14 Sep CPI AT 8:30
August’s CPI is released at 8:30. In some regards, posted inflation data is exceeding forecasted amounts by a 2 to 1 margin according to the Citicorp Surprise Index. Analysts are expecting a 0.4% headline increase, 0.3% core.
As noted yesterday, August’s PPI suggested producers during the last six months have been able to pass increased costs onto the end user for the first time in 12-14 years. How will this be reflected in today’s statistics?
Changing topics, Bloomberg reports Hedge Fund shorts in the NASDAQ 100 are essentially nonexistent. For twenty-eight straight weeks—the longest since the global financial crisis—hedge funds were a net short of the NASDAQ 100. They are now a net long.
The reasons for the short position was the belief of higher interest rates, the result of greater than expected inflation, and slowing profit growth would hamper valuations.
As noted many times, almost all are perplexed by the unrelenting rally in Treasuries. Inflation is almost twice the expected rate but bond yields have declined about 50 basis points. Wow! Talk about the inverse response.
Regarding profits, technology has trailed the rest of the S & P 500 in profit growth by 50% since the first quarter. Third quarter technology profit growth is expected to trail between 25% and 35% as per Bloomberg.
Did the hedge fund capitulate given the unrelenting 3 month advance in the NASDAQ 100, where the expected outcome was far from the one experienced?
As noted many times markets can remain irrational one day longer than one can remain sane or solvent.
As inferred above, the whole inflation theme has not had much traction since peaking in early May even as inflationary expectations are at a new series high, rising to 4.0% over the next three years, up 0.3% from a month ago.
But with more and more regional Fed Presidents becoming hawkish and the Beige Book acknowledging the risk of further price hikes coming down the pipeline, one has to wonder if the market is not going to ask more questions about just how transitory this “transitory” episode actually is.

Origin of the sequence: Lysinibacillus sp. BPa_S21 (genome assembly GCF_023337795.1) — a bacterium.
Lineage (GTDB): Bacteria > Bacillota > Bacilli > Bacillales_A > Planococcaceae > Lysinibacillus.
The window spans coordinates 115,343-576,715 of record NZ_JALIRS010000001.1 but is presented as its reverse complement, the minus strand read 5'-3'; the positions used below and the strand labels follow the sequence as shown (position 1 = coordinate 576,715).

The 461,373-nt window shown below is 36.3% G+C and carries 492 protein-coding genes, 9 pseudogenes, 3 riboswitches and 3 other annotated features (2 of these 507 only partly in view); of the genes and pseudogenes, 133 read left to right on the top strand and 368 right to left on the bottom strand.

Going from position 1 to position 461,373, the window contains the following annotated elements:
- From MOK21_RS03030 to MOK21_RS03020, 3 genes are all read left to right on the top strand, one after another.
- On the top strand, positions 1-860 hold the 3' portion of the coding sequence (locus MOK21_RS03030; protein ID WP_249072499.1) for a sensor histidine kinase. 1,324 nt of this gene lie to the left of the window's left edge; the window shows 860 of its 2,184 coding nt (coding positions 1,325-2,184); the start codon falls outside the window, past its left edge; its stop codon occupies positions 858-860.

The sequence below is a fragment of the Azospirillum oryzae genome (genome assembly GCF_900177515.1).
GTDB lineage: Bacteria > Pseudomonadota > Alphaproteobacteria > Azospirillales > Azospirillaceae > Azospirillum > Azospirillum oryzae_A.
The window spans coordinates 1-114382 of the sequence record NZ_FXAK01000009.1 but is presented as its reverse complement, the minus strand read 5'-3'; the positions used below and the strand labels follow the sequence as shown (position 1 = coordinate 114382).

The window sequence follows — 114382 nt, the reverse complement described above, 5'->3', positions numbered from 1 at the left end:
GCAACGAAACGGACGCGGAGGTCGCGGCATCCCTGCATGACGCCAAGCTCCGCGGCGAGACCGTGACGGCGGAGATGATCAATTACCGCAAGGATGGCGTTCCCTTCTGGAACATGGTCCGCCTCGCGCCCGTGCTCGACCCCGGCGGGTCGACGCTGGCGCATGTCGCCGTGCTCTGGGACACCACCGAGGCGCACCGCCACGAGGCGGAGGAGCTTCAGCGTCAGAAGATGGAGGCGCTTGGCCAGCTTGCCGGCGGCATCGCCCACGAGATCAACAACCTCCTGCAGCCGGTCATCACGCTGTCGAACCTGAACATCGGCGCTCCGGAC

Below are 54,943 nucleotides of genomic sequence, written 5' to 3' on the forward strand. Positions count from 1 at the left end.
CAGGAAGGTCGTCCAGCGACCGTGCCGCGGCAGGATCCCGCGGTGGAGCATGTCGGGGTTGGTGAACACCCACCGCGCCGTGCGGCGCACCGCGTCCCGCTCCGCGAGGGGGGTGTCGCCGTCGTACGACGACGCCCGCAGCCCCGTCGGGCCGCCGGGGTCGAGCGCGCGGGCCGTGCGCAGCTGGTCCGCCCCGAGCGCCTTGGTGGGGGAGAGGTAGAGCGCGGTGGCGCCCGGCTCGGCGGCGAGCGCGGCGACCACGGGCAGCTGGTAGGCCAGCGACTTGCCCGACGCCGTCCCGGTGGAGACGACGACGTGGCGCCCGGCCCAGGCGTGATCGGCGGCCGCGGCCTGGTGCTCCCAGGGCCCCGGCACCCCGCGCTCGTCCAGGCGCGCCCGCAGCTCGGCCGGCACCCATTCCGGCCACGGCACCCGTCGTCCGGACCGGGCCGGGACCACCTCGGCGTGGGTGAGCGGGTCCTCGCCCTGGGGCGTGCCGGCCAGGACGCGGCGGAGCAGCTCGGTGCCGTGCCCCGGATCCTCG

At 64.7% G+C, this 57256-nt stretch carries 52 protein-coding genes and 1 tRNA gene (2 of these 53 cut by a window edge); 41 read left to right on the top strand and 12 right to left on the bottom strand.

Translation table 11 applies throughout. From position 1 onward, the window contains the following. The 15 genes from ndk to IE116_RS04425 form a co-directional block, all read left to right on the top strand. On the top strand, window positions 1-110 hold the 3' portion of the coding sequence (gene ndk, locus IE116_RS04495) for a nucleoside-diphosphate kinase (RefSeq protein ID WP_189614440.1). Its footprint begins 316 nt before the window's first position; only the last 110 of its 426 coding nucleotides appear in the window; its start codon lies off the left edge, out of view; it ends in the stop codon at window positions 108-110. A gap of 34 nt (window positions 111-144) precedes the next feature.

A major issue at hand, as stated above there is no other side of the trade if sentiment changes. What happens if there is a sudden realization that inflation is more than transitory? Volatility for the averages can greatly increase given the massive concentration of funds in a handful of companies.
Commenting on yesterday’s activity, equities were bifurcated. The Dow advanced about 0.75% while the NASDAQ flat. Treasuries rallied nominally causing the curve to slightly flatten. Crude advanced about 1.5% to a six-week high on potential storm induced supply disruptions. Moreover, OPEC predicted stronger global fuel demand with continued and chronic output disruptions such as what is occurring in Libya and the US.
Last night the foreign markets were mixed. London was down 0.29%, Paris down 0.52% and Frankfurt down 0.03%. China was down 1.42%, Japan up 0.73% and Hang Seng down 1.21%.
The Dow should open flat but the direction can change radically given the potential significance of the 8:30 data. Oil is up another 1.0% to $71/barrel, the result of another storm menacing US output. The 10-year is off 4/32 to yield 1.34%.